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Generic Brands

BUSINESS
July 1, 2006 | From the Associated Press
The first generic versions of Zoloft received federal approval. Israel's Teva Pharmaceutical Industries Ltd. said it would make generic versions of the antidepressant in 25-, 50- and 100-milligram tablets. Roxane Laboratories Inc., based in Columbus, Ohio, would make a liquid concentrate version of the drug, the Food and Drug Administration said. Pfizer Inc.'s patent on Zoloft expires today.
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BUSINESS
May 26, 2006 | From Bloomberg News
Israel-based Teva Pharmaceutical Industries Ltd. won tentative U.S. regulatory approval to sell copies of Merck & Co.'s Zocor cholesterol drug, and said sales might start in June. Still at issue is the ability of Teva, the world's biggest generic drug maker, to sell the pills exclusively for six months under a U.S. rule designed to promote cheaper generics.
BUSINESS
May 20, 2006 | Daniel Yi, Times Staff Writer
The nation's largest pharmacy benefits manager announced Friday that it was distributing more generic drugs than brand-name counterparts, a sign that costly brand-name prescription medicines may be losing their grip on the market, leading to lower drug costs for consumers. The trend is significant because even more generic prescription drugs are expected to hit the market in the near future.
BUSINESS
March 7, 2006 | From Bloomberg News
GlaxoSmithKline lost a bid to prevent sales of generic versions of its $900-million-a-year allergy drug Flonase. Boehringer Ingelheim's generic version could reach the market today after U.S. District Judge Andre Davis in Baltimore refused to block sales while Glaxo pursues a lawsuit against the Food and Drug Administration.
BUSINESS
January 4, 2006 | From Bloomberg News
Allergan Inc. said it won a ruling temporarily blocking Apotex Inc. from making or selling a generic version of a treatment for eye inflammation. The ruling, issued Dec. 29 by U.S. District Judge Martin Jenkins in San Francisco, temporarily prohibits Apotex from manufacturing or selling a generic version of Allergan's Acular in the U.S., Allergan spokeswoman Caroline Van Hove said. Irvine-based Allergan, which also makes the anti-wrinkle drug Botox, sued Apotex over patents for Acular in 2001.
BUSINESS
September 7, 2005 | From Associated Press
Barr Pharmaceuticals Inc. and Teva Pharmaceutical Industries Ltd. said they would cooperate in launching generic versions of Sanofi-Aventis' Allegra allergy drug. Barr of Pomona, N.Y., received final approval last week for the generic drug from the Food and Drug Administration. Allegra sales were worth $1.4 billion for the 12 months ended in June, according to research firm IMS Health.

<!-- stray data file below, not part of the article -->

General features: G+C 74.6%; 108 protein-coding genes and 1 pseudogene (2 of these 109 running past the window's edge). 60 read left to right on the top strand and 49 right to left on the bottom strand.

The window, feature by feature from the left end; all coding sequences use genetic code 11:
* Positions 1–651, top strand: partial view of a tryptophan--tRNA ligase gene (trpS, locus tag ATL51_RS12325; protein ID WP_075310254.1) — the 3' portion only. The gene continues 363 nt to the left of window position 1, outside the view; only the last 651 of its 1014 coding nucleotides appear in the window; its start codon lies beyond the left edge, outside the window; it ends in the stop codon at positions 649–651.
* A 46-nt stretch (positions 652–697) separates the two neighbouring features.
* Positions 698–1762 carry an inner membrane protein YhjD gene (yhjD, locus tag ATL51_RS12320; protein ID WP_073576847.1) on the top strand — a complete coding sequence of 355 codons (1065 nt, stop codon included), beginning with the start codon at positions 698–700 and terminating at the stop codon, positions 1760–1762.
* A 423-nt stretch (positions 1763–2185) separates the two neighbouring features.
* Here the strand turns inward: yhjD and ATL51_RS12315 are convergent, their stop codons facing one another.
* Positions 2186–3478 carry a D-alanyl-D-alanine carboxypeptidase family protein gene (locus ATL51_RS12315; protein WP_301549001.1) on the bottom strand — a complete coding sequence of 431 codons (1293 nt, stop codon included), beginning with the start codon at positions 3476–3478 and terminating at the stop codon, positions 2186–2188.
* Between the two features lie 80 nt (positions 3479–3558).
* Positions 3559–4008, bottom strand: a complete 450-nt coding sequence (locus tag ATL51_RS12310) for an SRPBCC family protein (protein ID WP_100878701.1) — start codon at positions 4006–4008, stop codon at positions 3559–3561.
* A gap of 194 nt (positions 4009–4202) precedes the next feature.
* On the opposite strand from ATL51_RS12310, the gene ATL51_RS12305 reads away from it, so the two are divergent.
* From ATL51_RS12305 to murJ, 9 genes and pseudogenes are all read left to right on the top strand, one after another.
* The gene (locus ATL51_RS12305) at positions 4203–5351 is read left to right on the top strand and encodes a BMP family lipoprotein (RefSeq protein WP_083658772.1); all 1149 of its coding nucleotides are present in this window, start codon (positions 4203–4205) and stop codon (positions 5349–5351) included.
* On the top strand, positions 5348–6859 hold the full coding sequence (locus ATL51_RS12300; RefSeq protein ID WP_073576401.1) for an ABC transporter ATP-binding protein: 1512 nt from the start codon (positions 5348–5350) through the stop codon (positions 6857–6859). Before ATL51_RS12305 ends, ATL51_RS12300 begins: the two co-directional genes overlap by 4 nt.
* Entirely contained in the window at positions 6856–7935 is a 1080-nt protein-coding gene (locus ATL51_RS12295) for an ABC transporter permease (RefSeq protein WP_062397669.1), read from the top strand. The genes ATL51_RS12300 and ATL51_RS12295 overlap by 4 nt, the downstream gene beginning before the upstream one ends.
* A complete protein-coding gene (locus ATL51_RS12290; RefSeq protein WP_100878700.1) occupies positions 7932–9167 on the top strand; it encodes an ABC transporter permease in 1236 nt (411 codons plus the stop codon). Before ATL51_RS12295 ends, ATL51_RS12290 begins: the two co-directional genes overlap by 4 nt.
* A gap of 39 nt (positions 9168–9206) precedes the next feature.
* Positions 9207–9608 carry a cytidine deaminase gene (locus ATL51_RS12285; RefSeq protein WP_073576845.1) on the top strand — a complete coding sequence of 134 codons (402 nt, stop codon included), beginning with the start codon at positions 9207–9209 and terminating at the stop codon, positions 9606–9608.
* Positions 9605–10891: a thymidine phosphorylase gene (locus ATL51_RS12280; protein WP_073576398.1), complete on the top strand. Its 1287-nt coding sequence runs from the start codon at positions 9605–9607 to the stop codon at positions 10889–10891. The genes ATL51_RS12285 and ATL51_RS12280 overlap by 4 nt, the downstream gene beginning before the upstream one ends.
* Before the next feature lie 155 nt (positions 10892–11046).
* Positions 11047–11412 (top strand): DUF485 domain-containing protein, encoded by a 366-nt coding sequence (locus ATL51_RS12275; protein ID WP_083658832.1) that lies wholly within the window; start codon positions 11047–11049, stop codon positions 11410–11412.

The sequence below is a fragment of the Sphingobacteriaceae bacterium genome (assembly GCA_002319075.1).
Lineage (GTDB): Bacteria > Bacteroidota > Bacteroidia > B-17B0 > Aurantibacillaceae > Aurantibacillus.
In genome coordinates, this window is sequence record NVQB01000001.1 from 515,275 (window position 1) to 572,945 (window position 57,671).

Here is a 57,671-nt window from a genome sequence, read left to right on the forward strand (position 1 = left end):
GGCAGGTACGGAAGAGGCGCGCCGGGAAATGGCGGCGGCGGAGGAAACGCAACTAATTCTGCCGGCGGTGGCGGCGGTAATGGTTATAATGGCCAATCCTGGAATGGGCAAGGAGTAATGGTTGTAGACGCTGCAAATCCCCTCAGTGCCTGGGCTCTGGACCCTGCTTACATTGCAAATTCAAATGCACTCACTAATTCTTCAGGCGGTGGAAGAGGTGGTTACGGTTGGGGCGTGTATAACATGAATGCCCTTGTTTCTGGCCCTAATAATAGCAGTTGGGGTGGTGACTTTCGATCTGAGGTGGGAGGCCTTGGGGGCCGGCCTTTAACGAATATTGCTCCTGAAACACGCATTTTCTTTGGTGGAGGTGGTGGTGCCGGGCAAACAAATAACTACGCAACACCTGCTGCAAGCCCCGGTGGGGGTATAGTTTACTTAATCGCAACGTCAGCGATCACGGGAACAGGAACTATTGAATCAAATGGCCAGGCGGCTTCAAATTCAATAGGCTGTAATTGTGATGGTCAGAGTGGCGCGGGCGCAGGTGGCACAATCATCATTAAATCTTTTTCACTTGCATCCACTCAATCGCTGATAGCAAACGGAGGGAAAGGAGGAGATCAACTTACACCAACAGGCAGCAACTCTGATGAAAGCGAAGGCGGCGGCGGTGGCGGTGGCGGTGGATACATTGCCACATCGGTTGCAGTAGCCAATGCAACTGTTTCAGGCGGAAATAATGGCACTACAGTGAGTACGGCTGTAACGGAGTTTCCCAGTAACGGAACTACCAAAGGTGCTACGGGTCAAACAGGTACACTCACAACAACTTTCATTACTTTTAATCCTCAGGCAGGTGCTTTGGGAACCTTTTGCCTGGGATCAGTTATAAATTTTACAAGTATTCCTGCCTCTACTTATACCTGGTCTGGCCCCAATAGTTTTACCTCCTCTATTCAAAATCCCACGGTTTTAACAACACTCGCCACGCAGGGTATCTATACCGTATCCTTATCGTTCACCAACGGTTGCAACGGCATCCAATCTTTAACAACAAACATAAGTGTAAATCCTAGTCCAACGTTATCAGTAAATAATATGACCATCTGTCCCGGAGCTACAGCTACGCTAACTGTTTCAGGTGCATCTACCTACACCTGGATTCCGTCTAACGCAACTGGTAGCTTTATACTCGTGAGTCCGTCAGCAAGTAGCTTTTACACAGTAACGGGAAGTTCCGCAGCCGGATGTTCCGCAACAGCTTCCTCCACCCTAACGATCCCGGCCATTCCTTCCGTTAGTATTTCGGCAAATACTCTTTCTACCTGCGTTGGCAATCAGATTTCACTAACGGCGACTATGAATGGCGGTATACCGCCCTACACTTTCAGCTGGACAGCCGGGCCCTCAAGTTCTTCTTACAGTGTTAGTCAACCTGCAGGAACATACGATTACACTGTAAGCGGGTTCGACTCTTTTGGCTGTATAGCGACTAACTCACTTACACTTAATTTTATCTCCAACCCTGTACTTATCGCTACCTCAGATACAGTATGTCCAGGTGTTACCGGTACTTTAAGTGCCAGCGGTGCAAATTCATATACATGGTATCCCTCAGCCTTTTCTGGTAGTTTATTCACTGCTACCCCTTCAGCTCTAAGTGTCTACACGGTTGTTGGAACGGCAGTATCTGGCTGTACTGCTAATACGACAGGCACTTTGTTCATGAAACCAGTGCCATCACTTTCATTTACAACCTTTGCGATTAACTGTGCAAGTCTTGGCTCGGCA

BUSINESS
August 24, 2005 | From Bloomberg News
Generic-drug makers including Ivax Corp. and Teva Pharmaceutical Industries Ltd. aren't infringing patents on Pfizer Inc.'s epilepsy drug Neurontin by selling low-cost versions, a federal judge ruled. U.S. District Judge John Lifland in Newark, N.J., said the generic version of gabapentin, the key ingredient in Neurontin, didn't infringe. Pfizer will appeal, spokesman Paul Fitzhenry said. Teva, Ivax and Alpharma Inc.
NATIONAL
August 9, 2005 | Ricardo Alonso-Zaldivar, Times Staff Writer
Mabel Stoltz, at 93, lives independently in her own home in a quiet harbor town on the Minnesota shore of Lake Superior. But she has to watch her budget carefully and has been buying prescription drugs from Canada. So Stoltz was surprised to learn recently that she could buy her generic-label medications for much less from a U.S. pharmacy -- a potential savings of $560 a year for two prescriptions.
BUSINESS
June 7, 2005 | From Bloomberg News
Pfizer Inc. and other drug companies have the right to sell unbranded versions of their own drugs even if they undercut sales of generic competitors, a U.S. appeals court has ruled. Teva Pharmaceutical Industries Ltd., the world's biggest generic-drug maker, sued in August to stop Pfizer from selling a lower-cost version of the epilepsy drug Neurontin. The U.S. Court of Appeals for the District of Columbia Circuit, in a ruling Friday, said the law didn't prohibit such "authorized generics."
BUSINESS
April 15, 2005 | From Associated Press
A federal judge Thursday turned away the claims of generic drug manufacturers and ruled valid a patent for Eli Lilly & Co.'s drug Zyprexa. U.S. District Judge Richard Young in Indianapolis ruled in favor of Lilly on all of the matters in dispute in the case, Lilly said. However, appeals are likely. The ruling is a huge relief to Lilly, Chief Executive Sidney Taurel said.
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